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Nitrate (NO3−) ingestion has been shown to have vasoactive and ergogenic effects that have been attributed to increased nitric oxide (NO) production. Recent observations in rodents suggest that skeletal muscle tissue serves as an endogenous NO3− “reservoir.” The present study determined NO3− contents in human skeletal muscle tissue in a postabsorptive state and following ingestion of a sodium nitrate bolus (NaNO3). Seventeen male, type 2 diabetes patients (age 72 ± 1 yr; body mass index 26.5 ± 0.5 kg/m2; means ± SE) were randomized to ingest a dose of NaNO3 (NIT; 9.3 mg NO3−/kg body wt) or placebo (PLA; 8.8 mg NaCl/kg body wt). Blood and muscle biopsy samples were taken before and up to 7 h following NO3− or placebo ingestion to assess NO3− [and plasma nitrite (NO2−)] concentrations. Additionally, basal plasma and muscle NO3− concentrations were assessed in 10 healthy young (CON-Y; age 21 ± 1 yr) and 10 healthy older (CON-O; age 75 ± 1 yr) control subjects. In all groups, baseline NO3− concentrations were higher in muscle (NIT, 57 ± 7; PLA, 61 ± 7; CON-Y, 80 ± 10; CON-O, 54 ± 6 µmol/l) than in plasma (NIT, 35 ± 3; PLA, 32 ± 3; CON-Y, 38 ± 3; CON-O, 33 ± 3 µmol/l; P ≤ 0.011). Ingestion of NaNO3 resulted in a sustained increase in plasma NO3−, plasma NO2−, and muscle NO3− concentrations (up to 185 ± 25 µmol/l) in the NIT group (time effect P < 0.001) compared with PLA (treatment effect P < 0.05). In conclusion, basal NO3− concentrations are substantially higher in human skeletal muscle tissue compared with plasma. Ingestion of a bolus of dietary NO3−increases both plasma and muscle NO3− contents in humans.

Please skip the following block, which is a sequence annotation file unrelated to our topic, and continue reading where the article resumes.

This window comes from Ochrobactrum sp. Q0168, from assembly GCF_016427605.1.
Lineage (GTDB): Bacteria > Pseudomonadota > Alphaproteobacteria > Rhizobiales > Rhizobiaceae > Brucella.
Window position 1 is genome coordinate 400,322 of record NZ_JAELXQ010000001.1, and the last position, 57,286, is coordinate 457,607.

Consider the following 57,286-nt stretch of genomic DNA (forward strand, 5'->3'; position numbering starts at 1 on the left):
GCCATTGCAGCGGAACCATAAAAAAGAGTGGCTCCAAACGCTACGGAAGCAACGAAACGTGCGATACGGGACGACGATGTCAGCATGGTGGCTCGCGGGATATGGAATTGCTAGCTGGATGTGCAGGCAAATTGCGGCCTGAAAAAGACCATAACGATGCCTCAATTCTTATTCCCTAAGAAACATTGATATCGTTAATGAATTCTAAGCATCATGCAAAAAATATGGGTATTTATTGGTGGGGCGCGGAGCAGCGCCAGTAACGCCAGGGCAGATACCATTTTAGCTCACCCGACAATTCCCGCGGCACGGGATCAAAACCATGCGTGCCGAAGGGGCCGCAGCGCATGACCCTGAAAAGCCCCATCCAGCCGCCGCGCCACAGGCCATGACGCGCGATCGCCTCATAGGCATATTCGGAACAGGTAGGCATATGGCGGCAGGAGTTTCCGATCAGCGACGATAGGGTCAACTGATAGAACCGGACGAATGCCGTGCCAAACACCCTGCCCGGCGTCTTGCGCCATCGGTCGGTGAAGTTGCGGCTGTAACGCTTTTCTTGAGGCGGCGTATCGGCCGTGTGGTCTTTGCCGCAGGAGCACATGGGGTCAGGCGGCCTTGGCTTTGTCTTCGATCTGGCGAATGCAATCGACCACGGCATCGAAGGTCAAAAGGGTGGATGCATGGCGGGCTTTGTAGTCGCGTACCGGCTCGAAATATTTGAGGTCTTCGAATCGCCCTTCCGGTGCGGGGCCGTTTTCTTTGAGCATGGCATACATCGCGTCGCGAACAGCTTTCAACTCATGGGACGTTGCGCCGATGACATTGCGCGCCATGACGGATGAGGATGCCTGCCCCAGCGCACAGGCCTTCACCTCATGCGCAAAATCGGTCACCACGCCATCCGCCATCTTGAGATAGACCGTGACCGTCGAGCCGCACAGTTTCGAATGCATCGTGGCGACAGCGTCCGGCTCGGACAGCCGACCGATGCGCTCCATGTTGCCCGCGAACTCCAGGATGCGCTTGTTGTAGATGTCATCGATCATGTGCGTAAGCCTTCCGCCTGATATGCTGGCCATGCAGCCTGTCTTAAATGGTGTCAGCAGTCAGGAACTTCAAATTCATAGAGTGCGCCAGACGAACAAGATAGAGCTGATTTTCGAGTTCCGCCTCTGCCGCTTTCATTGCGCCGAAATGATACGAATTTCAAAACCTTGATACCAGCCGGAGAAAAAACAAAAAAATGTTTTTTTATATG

Mary MacKillop Institute for Health Research

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Journal Article

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